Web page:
Recent reforms

While water tariffs have been increased by most ULBs, they are typically revised only once in a few years. Moreover, these revisions have met resistance, which is mainly political in nature.

Many ULBs in cities such as Delhi, Mumbai, Bengaluru, Hyderabad, Nagpur, etc., have moved towards volumetric charges based on actual water consumption, with incremental rates for every additional kl beyond a specified quantum of water per month, also known as the increasing block tariff (IBT) model. However, municipalities lack proper mechanisms to enforce appropriate differential pricing systems that could reward or penalise industries for water usage as well as improve local revenue collection.

In 2017-18, so far, several instances of tariff rationalisation have been noted across the country, in cities of different classes and sizes. At the start of the financial year, water tariffs in all ULBs in Telangana (excluding the Greater Hyderabad Municipal Corporation areas) underwent an almost threefold revision. This came after 2016-17 saw only 50 per cent of the revenue targets from water charges being met.

In June 2017, the Haryana Urban Development Authority increased water tariffs for Gurugram and Panchkula by 100 and 300 per cent respectively. The Panchkula hike came after 11 years. The Delhi Jal Board increased tariffs in 2015, though an anticipated hike in 2017 was held off. Water charges in Puducherry saw a sixfold hike in March 2017 but the same came after 27 years. Recently, in October 2017, the Coimbatore City Municipal Corporation announced plans to revise water charges, with the proposed changes expected to take water tariffs for residents up by three to five times.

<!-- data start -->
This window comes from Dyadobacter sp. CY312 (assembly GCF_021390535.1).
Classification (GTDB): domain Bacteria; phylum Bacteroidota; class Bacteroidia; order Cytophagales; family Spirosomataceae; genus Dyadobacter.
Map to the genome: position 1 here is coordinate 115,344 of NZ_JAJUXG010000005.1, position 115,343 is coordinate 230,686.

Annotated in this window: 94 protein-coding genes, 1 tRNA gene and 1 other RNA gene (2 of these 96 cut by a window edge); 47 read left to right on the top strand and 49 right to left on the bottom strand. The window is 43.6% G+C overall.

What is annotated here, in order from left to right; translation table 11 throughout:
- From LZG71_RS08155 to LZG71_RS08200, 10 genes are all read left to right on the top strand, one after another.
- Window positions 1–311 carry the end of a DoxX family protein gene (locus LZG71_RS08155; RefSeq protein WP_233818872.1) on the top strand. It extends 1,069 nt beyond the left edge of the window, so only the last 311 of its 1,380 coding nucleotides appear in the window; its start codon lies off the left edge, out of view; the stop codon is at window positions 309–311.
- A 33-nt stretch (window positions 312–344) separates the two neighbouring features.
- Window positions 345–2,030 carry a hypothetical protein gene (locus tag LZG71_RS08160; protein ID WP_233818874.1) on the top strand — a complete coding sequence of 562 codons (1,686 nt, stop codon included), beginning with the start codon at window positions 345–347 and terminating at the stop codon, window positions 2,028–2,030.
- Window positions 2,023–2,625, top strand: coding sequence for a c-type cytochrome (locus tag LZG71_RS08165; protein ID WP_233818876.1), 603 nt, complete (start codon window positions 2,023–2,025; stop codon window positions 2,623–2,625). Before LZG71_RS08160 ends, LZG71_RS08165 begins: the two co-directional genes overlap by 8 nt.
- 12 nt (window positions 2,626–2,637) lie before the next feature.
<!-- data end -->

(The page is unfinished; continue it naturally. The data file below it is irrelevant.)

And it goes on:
Other ULBs that brought in tariff hikes recently include the MCGM, the Chandigarh Municipal Corporation and the Vadodara Municipal Corporation.

But, tariff reform is closely linked to collection efficiency and action against pending bills. Low collection efficiency and low cost recoveries primarily result from low metering coverage, faulty and obsolete pipeline networks, incorrect meter readings, the absence of proper customer records, high level of NRW, a high number of defaulters, and an unwillingness of customers to pay for basic services. On this front, several ULBs have taken action recently. Earlier this year, the Hyderabad Metropolitan Water Supply and Sewerage Board (HMWSSB) decided to undertake a detailed survey of 25,000 water connections in the city to improve collection efficiency. The HMWSSB has also engaged a service provider to ensure proper billing and collection of monthly water use charges.